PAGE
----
Next-gen CRISPR system allows precise search-and-replace gene editing
The CRISPR gene-editing system is one of the most important developments in medicine in recent years. By making cut-and-paste edits to DNA, scientists can correct a whole range of health problems – but the tool has its own issues, too. Now, Harvard and MIT scientists have created a new approach called prime editing, which could correct almost 90 percent of disease-causing genes.
The first CRISPR system made to edit the human genome worked using an enzyme called Cas9. After guide RNAs directed the tool to the desired section of the genome, Cas9 would then cut both strands of DNA in two places, removing a section of DNA and replacing it with something else. The idea was that troublesome genes – such as those that cause certain genetic diseases – could be completely cut out and replaced with more benign or beneficial bits of DNA.
As powerful as that system is, it isn’t without its risks. Completely cutting sections of DNA and then introducing new ones can create some mistakes, with some studies suggesting that it could increase a patient’s chances of cancer. On top of that, the tool may sometimes miss the right spot, instead making “off-target” edits that can cause all sorts of problems. A study saying just that was criticized and later retracted, but concerns remain.
Enter prime editing. This new version of the tool is designed to be gentler and more precise, coupling the Cas9 enzyme to two new components – a reverse transcriptase (RT) protein and a prime editing guide RNA (pegRNA). It was developed by scientists at MIT’s Broad Institute and Harvard.
First, the pegRNA guides the prime editor to the desired section of the genome. There, instead of cutting both strands of DNA, the Cas9 enzyme nicks just one strand. The pegRNA also contains a sequence of letters that will be inserted into the genome – the RT protein reads that sequence and writes the corresponding DNA letters to the end of the nicked piece of DNA. It can do this by converting individual DNA letters into others.
Next, the cell itself will naturally cut out the original, unwanted DNA sequence, and seal the new letters into the genome. But that creates a mismatch between the two strands – one half of the DNA sequence will be edited and the other won’t be. To fix that, another guide RNA will then direct the prime editor to nick the unedited strand. That small “injury” tells the cell to repair the strand, and it will do so by copying the edited strand.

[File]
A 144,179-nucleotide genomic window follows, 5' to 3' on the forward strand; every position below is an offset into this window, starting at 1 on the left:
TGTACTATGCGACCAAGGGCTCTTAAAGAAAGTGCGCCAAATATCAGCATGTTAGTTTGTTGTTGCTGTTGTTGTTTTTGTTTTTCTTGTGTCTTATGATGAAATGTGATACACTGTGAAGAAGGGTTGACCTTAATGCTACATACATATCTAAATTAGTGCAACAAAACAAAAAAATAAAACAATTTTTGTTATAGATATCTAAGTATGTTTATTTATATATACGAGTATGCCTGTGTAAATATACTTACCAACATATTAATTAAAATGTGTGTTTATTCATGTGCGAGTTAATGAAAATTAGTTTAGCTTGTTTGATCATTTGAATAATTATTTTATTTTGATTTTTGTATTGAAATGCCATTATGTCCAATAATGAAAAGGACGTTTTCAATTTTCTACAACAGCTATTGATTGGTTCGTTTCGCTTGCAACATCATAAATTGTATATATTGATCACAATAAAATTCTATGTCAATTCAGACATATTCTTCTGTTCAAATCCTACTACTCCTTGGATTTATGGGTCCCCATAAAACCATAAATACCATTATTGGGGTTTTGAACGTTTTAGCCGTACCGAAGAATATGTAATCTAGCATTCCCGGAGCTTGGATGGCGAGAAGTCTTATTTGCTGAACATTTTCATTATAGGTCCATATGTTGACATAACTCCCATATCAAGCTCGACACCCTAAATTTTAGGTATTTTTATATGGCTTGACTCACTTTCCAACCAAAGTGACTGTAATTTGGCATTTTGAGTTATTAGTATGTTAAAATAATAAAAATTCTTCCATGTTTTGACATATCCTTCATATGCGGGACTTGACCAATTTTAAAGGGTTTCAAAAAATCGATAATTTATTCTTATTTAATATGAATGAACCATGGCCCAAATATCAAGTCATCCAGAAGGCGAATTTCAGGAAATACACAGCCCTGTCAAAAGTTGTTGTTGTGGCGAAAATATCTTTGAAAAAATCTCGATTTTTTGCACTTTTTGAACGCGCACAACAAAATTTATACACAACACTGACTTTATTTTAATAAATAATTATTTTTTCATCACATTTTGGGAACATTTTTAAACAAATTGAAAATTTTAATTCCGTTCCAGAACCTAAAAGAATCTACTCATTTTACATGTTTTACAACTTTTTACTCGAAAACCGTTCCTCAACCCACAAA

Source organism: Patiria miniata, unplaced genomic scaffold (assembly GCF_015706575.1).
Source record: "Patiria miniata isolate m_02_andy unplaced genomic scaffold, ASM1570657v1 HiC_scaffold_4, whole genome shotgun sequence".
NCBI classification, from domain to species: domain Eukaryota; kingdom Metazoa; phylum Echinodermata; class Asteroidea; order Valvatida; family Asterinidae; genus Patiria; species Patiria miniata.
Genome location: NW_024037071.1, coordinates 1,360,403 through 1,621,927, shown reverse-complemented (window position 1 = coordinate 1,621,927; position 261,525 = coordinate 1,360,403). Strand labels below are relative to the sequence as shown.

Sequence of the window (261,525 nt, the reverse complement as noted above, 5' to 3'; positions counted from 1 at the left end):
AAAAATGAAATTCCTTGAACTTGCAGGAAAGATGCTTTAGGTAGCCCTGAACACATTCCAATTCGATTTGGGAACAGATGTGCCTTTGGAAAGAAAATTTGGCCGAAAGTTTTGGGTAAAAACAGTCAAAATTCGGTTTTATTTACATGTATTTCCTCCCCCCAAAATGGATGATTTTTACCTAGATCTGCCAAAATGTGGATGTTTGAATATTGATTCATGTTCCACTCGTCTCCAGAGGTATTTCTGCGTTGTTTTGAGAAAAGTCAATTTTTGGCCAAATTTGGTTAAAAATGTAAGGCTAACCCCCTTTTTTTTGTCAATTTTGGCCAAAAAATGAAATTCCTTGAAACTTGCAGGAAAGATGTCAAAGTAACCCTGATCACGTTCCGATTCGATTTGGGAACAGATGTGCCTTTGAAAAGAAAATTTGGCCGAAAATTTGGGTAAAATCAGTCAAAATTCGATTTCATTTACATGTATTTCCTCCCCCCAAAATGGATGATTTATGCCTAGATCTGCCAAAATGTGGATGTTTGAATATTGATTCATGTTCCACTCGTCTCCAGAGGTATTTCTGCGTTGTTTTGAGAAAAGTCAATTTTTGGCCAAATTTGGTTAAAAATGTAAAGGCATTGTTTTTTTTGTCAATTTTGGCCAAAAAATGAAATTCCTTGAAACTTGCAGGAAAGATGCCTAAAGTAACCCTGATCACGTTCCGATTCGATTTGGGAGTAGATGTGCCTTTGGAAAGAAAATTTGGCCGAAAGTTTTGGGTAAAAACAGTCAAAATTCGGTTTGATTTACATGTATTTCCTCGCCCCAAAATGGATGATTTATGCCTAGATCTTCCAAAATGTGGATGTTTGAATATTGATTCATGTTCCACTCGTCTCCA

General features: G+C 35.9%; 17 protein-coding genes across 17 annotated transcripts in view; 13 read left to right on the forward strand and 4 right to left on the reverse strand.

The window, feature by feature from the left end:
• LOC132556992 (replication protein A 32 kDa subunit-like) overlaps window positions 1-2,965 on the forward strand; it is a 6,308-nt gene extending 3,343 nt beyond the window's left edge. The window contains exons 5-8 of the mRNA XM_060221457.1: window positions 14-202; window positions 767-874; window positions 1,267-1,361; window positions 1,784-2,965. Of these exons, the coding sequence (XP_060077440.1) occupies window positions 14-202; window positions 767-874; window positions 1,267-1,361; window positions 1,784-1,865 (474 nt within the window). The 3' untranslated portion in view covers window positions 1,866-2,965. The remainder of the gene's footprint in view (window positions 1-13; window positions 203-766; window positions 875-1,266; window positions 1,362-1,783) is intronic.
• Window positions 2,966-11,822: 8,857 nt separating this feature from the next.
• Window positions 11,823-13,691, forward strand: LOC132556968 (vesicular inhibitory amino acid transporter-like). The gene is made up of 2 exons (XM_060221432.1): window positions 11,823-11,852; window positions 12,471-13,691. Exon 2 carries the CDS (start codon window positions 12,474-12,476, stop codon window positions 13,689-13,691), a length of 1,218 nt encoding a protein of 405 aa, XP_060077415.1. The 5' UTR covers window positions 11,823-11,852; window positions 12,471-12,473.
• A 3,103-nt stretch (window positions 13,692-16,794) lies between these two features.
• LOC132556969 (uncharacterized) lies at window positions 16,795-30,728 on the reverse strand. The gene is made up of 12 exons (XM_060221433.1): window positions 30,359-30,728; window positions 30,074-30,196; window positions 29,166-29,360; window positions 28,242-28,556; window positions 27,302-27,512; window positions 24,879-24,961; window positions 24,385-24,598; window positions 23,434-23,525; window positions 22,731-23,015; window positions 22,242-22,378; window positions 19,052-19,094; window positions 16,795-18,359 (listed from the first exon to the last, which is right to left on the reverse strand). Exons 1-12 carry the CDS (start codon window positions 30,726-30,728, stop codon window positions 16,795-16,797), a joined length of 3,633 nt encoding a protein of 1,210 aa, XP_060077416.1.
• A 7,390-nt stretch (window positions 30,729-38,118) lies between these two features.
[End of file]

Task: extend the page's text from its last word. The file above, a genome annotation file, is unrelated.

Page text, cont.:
The end result is a section of DNA that’s fully edited, with less chance for off-target mutations and a more precise edit.
“A major aspiration in the molecular life sciences is the ability to precisely make any change to the genome in any location,” says David Liu, senior author of the study. “We think prime editing brings us closer to that goal. We’re not aware of another editing technology in mammalian cells that offers this level of versatility and precision with so few byproducts.”
In tests, the researchers were able to correct gene variants that cause sickle-cell anemia and Tay-Sachs disease – the first involves changing one specific T in the DNA code to an A, and the second requires removing four letters from a specific location. According to the researchers, this tool has the potential to correct up to 89 percent of genetic variations that can cause diseases.
The team also tested the new prime editing system in human cells and primary mouse neurons, successfully performing a range of edit types. They managed to pull off all 12 possible DNA letter substitutions, inserted new DNA segments up to 44 letters long, and deleted segments up to 80 letters long. Combining bits of these different edit types also worked as hoped.
“The versatility of prime editing quickly became apparent as we developed this technology,” says Andrew Anzalone, first author of the study. “The fact that we could directly copy new genetic information into a target site was a revelation. We were really excited.”
The team plans to continue testing the prime editing technique in human cells and animal models, investigating how it affects cells, and ultimately getting it ready for potential clinical trials in humans.
The research was published in the journal Nature.